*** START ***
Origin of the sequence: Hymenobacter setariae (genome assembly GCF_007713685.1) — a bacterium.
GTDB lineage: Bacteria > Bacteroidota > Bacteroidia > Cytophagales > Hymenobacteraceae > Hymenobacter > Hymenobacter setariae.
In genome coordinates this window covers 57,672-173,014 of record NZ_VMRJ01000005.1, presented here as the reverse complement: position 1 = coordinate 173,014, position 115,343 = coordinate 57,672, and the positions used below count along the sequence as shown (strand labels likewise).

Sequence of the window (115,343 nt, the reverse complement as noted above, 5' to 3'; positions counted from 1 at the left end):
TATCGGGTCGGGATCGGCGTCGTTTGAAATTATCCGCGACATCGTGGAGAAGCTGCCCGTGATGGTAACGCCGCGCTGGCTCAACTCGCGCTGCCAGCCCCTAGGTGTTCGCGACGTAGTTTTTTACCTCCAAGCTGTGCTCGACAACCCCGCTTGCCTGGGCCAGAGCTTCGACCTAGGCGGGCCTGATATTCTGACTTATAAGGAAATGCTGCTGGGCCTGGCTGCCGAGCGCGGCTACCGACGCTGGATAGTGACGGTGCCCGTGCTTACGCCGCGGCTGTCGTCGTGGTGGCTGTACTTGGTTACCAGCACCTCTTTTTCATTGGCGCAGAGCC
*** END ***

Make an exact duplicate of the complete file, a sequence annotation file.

Origin of the sequence: Hymenobacter setariae (genome assembly GCF_007713685.1) — a bacterium.
GTDB lineage: Bacteria > Bacteroidota > Bacteroidia > Cytophagales > Hymenobacteraceae > Hymenobacter > Hymenobacter setariae.
In genome coordinates this window covers 57,672-173,014 of record NZ_VMRJ01000005.1, presented here as the reverse complement: position 1 = coordinate 173,014, position 115,343 = coordinate 57,672, and the positions used below count along the sequence as shown (strand labels likewise).

Sequence of the window (115,343 nt, the reverse complement as noted above, 5' to 3'; positions counted from 1 at the left end):
TATCGGGTCGGGATCGGCGTCGTTTGAAATTATCCGCGACATCGTGGAGAAGCTGCCCGTGATGGTAACGCCGCGCTGGCTCAACTCGCGCTGCCAGCCCCTAGGTGTTCGCGACGTAGTTTTTTACCTCCAAGCTGTGCTCGACAACCCCGCTTGCCTGGGCCAGAGCTTCGACCTAGGCGGGCCTGATATTCTGACTTATAAGGAAATGCTGCTGGGCCTGGCTGCCGAGCGCGGCTACCGACGCTGGATAGTGACGGTGCCCGTGCTTACGCCGCGGCTGTCGTCGTGGTGGCTGTACTTGGTTACCAGCACCTCTTTTTCATTGGCGCAGAGCC